Introduction to Containers with AWS

Containerization  -a virtualization method used to deploy and run distributed applications without the need to launch an entire virtual machine for each application-is changing the way businesses develop and deploy applications in cloud environments. Containers decompose applications into small, manageable packages containing everything the application needs to run: code, core data, configuration files, interfaces, and dependencies.

The container approach allows developers to focus on applications and not be concerned with deployment and infrastructure management. From a development perspective, there are numerous benefits to the container approach.

Accelerate the development pipeline, including testing and debugging.

Facilitate continuous integration (CI) and continuous deployment (CD) workflows, automatically rebuilding whenever a new code revision is committed.

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Introduction to Containers with AWS
Christa  Stehr

Christa Stehr

1602964260

50+ Useful Kubernetes Tools for 2020 - Part 2

Introduction

Last year, we provided a list of Kubernetes tools that proved so popular we have decided to curate another list of some useful additions for working with the platform—among which are many tools that we personally use here at Caylent. Check out the original tools list here in case you missed it.

According to a recent survey done by Stackrox, the dominance Kubernetes enjoys in the market continues to be reinforced, with 86% of respondents using it for container orchestration.

(State of Kubernetes and Container Security, 2020)

And as you can see below, more and more companies are jumping into containerization for their apps. If you’re among them, here are some tools to aid you going forward as Kubernetes continues its rapid growth.

(State of Kubernetes and Container Security, 2020)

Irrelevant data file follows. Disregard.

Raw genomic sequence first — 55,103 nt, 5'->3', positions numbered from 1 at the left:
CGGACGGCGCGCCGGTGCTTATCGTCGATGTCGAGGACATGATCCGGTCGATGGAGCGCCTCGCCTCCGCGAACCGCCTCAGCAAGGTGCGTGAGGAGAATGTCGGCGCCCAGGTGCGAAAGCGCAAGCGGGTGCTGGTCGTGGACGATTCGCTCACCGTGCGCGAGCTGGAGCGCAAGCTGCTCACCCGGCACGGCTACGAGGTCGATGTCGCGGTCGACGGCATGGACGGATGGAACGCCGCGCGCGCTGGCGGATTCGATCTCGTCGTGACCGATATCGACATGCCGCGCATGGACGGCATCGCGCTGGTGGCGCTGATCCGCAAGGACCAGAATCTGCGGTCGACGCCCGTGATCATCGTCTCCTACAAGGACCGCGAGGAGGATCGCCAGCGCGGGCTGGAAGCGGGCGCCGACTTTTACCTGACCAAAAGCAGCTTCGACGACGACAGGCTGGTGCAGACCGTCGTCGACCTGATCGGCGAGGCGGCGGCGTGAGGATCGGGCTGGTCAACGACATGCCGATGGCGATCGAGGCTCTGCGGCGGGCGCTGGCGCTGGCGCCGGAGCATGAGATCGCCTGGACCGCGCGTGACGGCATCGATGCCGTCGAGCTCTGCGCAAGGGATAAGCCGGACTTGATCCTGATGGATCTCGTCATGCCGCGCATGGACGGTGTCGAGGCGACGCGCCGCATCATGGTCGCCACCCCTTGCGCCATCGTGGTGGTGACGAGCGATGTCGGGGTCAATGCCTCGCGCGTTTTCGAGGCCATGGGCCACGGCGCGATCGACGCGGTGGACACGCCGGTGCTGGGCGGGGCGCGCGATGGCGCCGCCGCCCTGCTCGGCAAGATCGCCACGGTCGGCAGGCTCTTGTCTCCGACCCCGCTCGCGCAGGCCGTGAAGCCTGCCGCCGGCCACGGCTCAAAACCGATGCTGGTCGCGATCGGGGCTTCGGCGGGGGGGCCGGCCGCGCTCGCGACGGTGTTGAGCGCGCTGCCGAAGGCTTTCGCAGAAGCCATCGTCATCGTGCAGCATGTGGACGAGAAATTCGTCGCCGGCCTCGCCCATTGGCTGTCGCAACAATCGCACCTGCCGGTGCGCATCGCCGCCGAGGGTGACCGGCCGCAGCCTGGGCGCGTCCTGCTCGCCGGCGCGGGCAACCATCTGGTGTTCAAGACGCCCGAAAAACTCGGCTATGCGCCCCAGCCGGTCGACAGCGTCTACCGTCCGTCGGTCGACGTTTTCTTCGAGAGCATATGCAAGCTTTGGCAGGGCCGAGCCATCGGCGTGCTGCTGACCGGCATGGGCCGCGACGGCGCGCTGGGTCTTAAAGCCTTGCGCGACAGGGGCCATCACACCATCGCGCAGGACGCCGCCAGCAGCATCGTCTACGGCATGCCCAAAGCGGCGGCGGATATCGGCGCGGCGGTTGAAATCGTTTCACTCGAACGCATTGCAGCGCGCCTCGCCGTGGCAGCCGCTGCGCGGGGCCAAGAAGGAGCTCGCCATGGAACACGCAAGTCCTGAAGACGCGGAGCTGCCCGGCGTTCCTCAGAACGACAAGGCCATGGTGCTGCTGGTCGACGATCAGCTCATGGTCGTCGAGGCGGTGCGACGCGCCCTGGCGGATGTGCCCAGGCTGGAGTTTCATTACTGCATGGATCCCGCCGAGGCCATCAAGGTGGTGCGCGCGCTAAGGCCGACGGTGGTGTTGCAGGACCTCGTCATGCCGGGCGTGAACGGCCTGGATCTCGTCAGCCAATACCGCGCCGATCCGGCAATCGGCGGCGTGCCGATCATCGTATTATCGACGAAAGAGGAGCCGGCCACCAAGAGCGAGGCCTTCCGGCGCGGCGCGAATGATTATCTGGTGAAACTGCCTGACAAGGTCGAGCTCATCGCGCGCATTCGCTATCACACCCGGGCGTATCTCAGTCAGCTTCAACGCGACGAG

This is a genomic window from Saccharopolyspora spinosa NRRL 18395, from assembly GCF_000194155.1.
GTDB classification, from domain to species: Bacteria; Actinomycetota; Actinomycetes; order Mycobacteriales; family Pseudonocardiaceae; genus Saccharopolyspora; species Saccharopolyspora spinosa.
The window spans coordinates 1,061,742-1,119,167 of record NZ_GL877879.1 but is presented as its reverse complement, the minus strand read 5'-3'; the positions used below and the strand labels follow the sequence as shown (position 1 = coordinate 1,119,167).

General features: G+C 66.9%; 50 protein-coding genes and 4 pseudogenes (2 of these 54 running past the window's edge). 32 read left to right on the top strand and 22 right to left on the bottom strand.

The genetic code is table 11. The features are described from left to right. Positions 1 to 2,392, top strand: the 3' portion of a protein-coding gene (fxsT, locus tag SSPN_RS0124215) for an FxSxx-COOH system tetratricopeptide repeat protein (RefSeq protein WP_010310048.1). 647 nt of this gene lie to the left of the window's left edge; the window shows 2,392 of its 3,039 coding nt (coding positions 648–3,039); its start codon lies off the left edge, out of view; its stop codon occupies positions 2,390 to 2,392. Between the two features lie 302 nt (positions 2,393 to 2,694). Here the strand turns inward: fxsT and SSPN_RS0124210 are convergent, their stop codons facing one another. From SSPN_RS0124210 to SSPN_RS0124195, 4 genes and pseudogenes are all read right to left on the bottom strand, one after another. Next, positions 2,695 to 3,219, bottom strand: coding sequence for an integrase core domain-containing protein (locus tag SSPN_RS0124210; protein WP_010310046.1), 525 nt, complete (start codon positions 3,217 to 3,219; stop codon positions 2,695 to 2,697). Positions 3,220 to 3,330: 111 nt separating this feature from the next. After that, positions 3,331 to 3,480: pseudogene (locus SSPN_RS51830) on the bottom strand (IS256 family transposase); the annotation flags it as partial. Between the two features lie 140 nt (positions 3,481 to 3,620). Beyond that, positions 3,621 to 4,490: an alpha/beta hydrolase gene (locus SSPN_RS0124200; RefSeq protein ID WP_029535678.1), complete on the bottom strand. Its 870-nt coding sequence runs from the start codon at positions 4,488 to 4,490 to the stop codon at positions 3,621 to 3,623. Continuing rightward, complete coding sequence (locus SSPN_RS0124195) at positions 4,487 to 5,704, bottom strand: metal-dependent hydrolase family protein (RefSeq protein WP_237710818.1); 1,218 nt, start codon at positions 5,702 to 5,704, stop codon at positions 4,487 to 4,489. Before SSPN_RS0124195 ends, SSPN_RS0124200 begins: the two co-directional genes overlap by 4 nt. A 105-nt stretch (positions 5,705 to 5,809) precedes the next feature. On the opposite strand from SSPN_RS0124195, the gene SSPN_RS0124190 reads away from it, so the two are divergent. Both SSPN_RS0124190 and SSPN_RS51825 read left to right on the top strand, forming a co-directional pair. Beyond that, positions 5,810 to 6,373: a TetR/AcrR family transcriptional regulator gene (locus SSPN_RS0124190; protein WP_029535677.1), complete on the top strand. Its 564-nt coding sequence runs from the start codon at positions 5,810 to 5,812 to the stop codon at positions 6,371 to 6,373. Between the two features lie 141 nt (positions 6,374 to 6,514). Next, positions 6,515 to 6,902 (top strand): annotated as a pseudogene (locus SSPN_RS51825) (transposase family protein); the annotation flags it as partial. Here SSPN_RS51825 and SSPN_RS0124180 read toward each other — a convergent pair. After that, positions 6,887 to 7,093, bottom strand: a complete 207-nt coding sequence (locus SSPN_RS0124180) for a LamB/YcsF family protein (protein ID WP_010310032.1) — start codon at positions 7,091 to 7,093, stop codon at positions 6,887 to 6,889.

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Lindsey  Koepp

Lindsey Koepp

1603763460

AWS Bottlerocket vs. Google Container-Optimized OS: Which Should You Use and When

What’s the difference between popular Container-Centric OS choices, Google’s Container-Optimized OS, and AWS’s Bottlerocket? The concepts underlying containers have been around for many years. Container technologies like Docker, Kubernetes, and an entire ecosystem of products, as well as best practices, have emerged in the last few years. This has enabled different kinds of applications to be containerized.

Web service providers like Amazon AWS and Google are giving a further boost to container innovation, for enterprises to adopt and use containers at scale. This will help them to reap the benefits containers bring, including increased portability and greater efficiency.

Linux-based OS, AWS Bottlerocket is a new option, designed for running containers on virtual machines (VMs) or bare-metal hosts. In this article, you will learn the core uses and differences between the two open-source OS.

**AWS Bottlerocket **

It is an open-source, stripped-down Linux distribution that’s similar to projects like Google’s Container-Optimized OS. This single-step update process helps reduce management overhead.

_It makes OS updates easy to automate using container orchestration services such as Amazon Elastic Container Service (ECS) and Amazon Elastic Kubernetes Service (EKS). _

**Google Container-Optimized OS **

It’s an OS image for Google Compute Engine VMs that’s optimized for running Docker containers. It allows you to bring up your Docker containers on Google Cloud Platform securely, and quickly. It is based on the open-source Chromium OS project and is maintained by Google.

But before diving into the core differences, let us give you a basic overview of containers, VMs, and container-optimized OS, and its underlying challenges to better understand the differences.

If you are already aware of all the underlying processes of containers, then you can skip to the main differences for AWS Bottlerocket vs Google Container-Optimized OS.